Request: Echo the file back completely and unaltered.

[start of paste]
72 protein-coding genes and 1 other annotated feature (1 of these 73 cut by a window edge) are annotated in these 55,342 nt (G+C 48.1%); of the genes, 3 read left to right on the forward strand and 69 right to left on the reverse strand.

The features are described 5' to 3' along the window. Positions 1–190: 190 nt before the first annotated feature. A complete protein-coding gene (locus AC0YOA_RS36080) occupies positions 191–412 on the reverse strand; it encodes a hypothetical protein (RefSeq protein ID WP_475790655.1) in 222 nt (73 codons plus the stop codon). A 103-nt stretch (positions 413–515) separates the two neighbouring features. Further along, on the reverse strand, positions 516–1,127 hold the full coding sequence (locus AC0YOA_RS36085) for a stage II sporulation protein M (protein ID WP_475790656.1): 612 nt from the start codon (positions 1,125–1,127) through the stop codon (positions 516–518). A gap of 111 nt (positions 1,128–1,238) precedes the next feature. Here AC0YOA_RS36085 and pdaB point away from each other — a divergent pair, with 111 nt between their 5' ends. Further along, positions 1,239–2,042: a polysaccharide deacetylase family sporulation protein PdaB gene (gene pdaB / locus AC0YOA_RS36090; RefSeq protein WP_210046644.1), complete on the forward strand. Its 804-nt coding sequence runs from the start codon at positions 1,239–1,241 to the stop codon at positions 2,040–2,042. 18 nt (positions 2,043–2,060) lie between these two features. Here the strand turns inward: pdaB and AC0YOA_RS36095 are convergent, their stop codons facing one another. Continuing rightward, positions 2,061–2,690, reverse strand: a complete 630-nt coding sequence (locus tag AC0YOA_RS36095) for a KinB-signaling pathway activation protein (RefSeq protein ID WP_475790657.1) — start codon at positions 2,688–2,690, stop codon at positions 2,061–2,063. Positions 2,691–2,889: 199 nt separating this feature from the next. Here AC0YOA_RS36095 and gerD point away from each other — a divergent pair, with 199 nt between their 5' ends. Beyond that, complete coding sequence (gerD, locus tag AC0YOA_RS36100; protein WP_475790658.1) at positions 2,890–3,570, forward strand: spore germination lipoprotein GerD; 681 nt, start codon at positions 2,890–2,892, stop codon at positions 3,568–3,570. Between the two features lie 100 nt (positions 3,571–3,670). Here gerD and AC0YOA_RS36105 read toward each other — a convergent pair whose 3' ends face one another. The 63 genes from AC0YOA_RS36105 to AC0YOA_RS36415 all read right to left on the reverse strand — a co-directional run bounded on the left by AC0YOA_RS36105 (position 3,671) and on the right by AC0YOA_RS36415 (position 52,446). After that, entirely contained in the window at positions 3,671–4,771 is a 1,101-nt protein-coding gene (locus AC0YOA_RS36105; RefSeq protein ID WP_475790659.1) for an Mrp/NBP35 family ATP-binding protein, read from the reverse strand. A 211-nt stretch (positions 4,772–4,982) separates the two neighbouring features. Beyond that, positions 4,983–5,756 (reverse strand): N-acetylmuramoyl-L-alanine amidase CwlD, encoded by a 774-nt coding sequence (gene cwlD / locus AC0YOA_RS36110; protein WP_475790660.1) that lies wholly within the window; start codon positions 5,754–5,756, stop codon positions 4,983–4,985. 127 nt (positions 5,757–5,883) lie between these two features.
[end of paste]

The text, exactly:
72 protein-coding genes and 1 other annotated feature (1 of these 73 cut by a window edge) are annotated in these 55,342 nt (G+C 48.1%); of the genes, 3 read left to right on the forward strand and 69 right to left on the reverse strand.

The features are described 5' to 3' along the window. Positions 1–190: 190 nt before the first annotated feature. A complete protein-coding gene (locus AC0YOA_RS36080) occupies positions 191–412 on the reverse strand; it encodes a hypothetical protein (RefSeq protein ID WP_475790655.1) in 222 nt (73 codons plus the stop codon). A 103-nt stretch (positions 413–515) separates the two neighbouring features. Further along, on the reverse strand, positions 516–1,127 hold the full coding sequence (locus AC0YOA_RS36085) for a stage II sporulation protein M (protein ID WP_475790656.1): 612 nt from the start codon (positions 1,125–1,127) through the stop codon (positions 516–518). A gap of 111 nt (positions 1,128–1,238) precedes the next feature. Here AC0YOA_RS36085 and pdaB point away from each other — a divergent pair, with 111 nt between their 5' ends. Further along, positions 1,239–2,042: a polysaccharide deacetylase family sporulation protein PdaB gene (gene pdaB / locus AC0YOA_RS36090; RefSeq protein WP_210046644.1), complete on the forward strand. Its 804-nt coding sequence runs from the start codon at positions 1,239–1,241 to the stop codon at positions 2,040–2,042. 18 nt (positions 2,043–2,060) lie between these two features. Here the strand turns inward: pdaB and AC0YOA_RS36095 are convergent, their stop codons facing one another. Continuing rightward, positions 2,061–2,690, reverse strand: a complete 630-nt coding sequence (locus tag AC0YOA_RS36095) for a KinB-signaling pathway activation protein (RefSeq protein ID WP_475790657.1) — start codon at positions 2,688–2,690, stop codon at positions 2,061–2,063. Positions 2,691–2,889: 199 nt separating this feature from the next. Here AC0YOA_RS36095 and gerD point away from each other — a divergent pair, with 199 nt between their 5' ends. Beyond that, complete coding sequence (gerD, locus tag AC0YOA_RS36100; protein WP_475790658.1) at positions 2,890–3,570, forward strand: spore germination lipoprotein GerD; 681 nt, start codon at positions 2,890–2,892, stop codon at positions 3,568–3,570. Between the two features lie 100 nt (positions 3,571–3,670). Here gerD and AC0YOA_RS36105 read toward each other — a convergent pair whose 3' ends face one another. The 63 genes from AC0YOA_RS36105 to AC0YOA_RS36415 all read right to left on the reverse strand — a co-directional run bounded on the left by AC0YOA_RS36105 (position 3,671) and on the right by AC0YOA_RS36415 (position 52,446). After that, entirely contained in the window at positions 3,671–4,771 is a 1,101-nt protein-coding gene (locus AC0YOA_RS36105; RefSeq protein ID WP_475790659.1) for an Mrp/NBP35 family ATP-binding protein, read from the reverse strand. A 211-nt stretch (positions 4,772–4,982) separates the two neighbouring features. Beyond that, positions 4,983–5,756 (reverse strand): N-acetylmuramoyl-L-alanine amidase CwlD, encoded by a 774-nt coding sequence (gene cwlD / locus AC0YOA_RS36110; protein WP_475790660.1) that lies wholly within the window; start codon positions 5,754–5,756, stop codon positions 4,983–4,985. 127 nt (positions 5,757–5,883) lie between these two features.